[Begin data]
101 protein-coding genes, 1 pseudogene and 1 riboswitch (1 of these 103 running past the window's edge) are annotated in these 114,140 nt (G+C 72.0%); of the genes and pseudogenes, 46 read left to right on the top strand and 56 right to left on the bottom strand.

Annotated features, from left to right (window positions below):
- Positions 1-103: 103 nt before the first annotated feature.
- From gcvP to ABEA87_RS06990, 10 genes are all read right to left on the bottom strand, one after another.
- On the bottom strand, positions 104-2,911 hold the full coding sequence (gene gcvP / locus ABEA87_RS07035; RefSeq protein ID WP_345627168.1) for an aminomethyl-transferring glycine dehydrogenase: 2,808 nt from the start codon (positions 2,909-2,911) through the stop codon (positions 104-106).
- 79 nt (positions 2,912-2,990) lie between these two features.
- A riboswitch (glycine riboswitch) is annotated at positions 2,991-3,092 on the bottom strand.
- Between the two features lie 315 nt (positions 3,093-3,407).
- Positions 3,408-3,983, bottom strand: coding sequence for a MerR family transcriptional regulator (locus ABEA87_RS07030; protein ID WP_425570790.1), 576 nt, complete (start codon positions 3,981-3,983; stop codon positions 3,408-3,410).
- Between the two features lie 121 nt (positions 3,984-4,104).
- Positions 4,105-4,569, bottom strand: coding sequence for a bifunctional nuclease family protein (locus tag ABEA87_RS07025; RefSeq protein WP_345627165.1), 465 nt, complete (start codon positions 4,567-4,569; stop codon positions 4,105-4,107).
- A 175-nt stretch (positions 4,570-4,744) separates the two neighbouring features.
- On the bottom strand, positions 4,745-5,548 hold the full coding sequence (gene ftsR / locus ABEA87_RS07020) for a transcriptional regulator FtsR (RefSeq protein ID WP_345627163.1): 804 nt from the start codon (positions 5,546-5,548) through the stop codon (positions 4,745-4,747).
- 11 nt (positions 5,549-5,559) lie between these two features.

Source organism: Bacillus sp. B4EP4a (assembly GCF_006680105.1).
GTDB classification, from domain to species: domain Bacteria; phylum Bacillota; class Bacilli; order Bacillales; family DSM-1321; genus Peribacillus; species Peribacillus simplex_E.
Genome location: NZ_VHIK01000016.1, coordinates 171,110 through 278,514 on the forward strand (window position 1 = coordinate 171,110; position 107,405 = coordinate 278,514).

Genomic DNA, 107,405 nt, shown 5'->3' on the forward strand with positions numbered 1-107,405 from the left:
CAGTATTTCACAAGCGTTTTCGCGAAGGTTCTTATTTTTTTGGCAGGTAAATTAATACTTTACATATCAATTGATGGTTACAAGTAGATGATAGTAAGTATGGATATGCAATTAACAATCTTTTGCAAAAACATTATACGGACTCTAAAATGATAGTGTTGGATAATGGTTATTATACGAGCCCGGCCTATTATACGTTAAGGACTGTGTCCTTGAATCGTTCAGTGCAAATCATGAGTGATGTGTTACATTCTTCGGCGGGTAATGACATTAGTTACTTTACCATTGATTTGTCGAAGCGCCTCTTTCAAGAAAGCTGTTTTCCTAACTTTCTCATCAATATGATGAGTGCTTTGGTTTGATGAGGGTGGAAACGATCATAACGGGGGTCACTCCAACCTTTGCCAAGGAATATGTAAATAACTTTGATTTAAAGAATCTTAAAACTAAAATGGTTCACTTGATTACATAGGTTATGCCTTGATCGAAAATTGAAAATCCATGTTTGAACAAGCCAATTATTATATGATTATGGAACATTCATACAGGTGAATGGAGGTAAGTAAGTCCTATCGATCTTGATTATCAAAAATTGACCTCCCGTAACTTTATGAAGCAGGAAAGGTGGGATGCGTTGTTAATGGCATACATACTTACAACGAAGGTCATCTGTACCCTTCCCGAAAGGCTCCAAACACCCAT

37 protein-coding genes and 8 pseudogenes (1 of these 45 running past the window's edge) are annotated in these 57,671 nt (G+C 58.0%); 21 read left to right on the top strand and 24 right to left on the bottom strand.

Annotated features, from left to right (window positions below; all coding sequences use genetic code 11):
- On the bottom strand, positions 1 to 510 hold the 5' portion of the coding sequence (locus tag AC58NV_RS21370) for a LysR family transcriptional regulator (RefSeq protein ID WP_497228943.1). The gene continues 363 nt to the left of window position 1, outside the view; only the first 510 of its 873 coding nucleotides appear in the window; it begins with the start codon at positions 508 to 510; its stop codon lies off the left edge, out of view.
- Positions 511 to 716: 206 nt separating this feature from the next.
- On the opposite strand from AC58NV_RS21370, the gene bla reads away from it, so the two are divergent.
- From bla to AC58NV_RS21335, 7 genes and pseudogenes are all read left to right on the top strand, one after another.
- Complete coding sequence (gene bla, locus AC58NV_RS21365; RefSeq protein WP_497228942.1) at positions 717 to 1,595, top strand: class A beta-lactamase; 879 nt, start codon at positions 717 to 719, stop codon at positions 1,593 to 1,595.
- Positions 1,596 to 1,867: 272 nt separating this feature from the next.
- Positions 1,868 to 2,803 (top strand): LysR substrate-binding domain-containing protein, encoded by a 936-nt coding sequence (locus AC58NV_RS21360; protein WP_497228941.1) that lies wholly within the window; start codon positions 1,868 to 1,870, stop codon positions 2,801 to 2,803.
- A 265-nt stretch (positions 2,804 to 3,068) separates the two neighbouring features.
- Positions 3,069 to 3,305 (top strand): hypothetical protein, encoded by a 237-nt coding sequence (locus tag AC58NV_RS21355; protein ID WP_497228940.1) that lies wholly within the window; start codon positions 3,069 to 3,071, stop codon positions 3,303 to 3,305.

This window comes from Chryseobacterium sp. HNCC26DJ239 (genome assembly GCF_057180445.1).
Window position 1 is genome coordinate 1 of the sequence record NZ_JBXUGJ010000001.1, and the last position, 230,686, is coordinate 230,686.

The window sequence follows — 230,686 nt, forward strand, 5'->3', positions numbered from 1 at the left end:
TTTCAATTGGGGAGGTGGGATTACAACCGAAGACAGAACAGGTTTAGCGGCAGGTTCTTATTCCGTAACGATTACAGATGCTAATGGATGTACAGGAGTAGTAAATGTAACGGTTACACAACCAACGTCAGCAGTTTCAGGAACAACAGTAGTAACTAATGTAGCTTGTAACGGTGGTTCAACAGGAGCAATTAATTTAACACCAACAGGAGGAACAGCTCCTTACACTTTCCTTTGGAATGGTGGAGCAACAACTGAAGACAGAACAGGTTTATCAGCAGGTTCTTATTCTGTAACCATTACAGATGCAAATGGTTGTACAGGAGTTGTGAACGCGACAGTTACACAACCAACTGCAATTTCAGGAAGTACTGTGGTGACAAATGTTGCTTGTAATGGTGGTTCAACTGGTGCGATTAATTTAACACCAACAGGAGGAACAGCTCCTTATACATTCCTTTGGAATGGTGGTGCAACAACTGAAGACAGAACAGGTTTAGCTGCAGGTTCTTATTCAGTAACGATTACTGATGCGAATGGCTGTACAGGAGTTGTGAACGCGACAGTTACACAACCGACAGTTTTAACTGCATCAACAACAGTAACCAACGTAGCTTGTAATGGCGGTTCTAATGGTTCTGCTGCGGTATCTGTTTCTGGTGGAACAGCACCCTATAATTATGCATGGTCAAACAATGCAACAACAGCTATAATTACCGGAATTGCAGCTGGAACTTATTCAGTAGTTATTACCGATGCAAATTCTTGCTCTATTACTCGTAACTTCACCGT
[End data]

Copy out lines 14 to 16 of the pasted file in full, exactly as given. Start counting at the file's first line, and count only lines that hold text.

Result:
- 11 nt (positions 5,549-5,559) lie between these two features.

Source organism: Bacillus sp. B4EP4a (assembly GCF_006680105.1).
GTDB classification, from domain to species: domain Bacteria; phylum Bacillota; class Bacilli; order Bacillales; family DSM-1321; genus Peribacillus; species Peribacillus simplex_E.